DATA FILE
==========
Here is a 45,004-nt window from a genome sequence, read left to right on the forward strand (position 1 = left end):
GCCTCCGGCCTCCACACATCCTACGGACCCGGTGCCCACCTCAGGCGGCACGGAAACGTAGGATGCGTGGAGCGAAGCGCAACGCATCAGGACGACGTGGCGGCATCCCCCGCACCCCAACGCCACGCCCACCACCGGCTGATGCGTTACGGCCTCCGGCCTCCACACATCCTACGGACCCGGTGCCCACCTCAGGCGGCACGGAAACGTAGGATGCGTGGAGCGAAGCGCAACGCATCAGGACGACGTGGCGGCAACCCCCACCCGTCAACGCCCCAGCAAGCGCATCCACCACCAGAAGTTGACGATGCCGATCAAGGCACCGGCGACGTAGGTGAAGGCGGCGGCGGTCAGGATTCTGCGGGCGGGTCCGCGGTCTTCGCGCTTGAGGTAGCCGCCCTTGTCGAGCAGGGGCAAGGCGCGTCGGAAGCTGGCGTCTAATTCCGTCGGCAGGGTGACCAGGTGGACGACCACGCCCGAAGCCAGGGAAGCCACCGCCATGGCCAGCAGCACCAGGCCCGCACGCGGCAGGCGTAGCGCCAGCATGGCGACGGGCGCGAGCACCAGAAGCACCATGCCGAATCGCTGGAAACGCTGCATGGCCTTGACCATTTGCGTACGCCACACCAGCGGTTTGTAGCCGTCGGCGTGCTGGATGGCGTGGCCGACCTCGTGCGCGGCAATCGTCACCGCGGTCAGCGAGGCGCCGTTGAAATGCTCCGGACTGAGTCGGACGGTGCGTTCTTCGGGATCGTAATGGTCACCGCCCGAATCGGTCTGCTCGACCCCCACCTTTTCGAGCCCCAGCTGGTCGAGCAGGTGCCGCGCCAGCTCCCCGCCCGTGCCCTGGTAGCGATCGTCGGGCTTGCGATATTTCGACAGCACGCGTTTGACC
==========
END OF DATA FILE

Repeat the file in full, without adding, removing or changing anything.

Here is a 45,004-nt window from a genome sequence, read left to right on the forward strand (position 1 = left end):
GCCTCCGGCCTCCACACATCCTACGGACCCGGTGCCCACCTCAGGCGGCACGGAAACGTAGGATGCGTGGAGCGAAGCGCAACGCATCAGGACGACGTGGCGGCATCCCCCGCACCCCAACGCCACGCCCACCACCGGCTGATGCGTTACGGCCTCCGGCCTCCACACATCCTACGGACCCGGTGCCCACCTCAGGCGGCACGGAAACGTAGGATGCGTGGAGCGAAGCGCAACGCATCAGGACGACGTGGCGGCAACCCCCACCCGTCAACGCCCCAGCAAGCGCATCCACCACCAGAAGTTGACGATGCCGATCAAGGCACCGGCGACGTAGGTGAAGGCGGCGGCGGTCAGGATTCTGCGGGCGGGTCCGCGGTCTTCGCGCTTGAGGTAGCCGCCCTTGTCGAGCAGGGGCAAGGCGCGTCGGAAGCTGGCGTCTAATTCCGTCGGCAGGGTGACCAGGTGGACGACCACGCCCGAAGCCAGGGAAGCCACCGCCATGGCCAGCAGCACCAGGCCCGCACGCGGCAGGCGTAGCGCCAGCATGGCGACGGGCGCGAGCACCAGAAGCACCATGCCGAATCGCTGGAAACGCTGCATGGCCTTGACCATTTGCGTACGCCACACCAGCGGTTTGTAGCCGTCGGCGTGCTGGATGGCGTGGCCGACCTCGTGCGCGGCAATCGTCACCGCGGTCAGCGAGGCGCCGTTGAAATGCTCCGGACTGAGTCGGACGGTGCGTTCTTCGGGATCGTAATGGTCACCGCCCGAATCGGTCTGCTCGACCCCCACCTTTTCGAGCCCCAGCTGGTCGAGCAGGTGCCGCGCCAGCTCCCCGCCCGTGCCCTGGTAGCGATCGTCGGGCTTGCGATATTTCGACAGCACGCGTTTGACC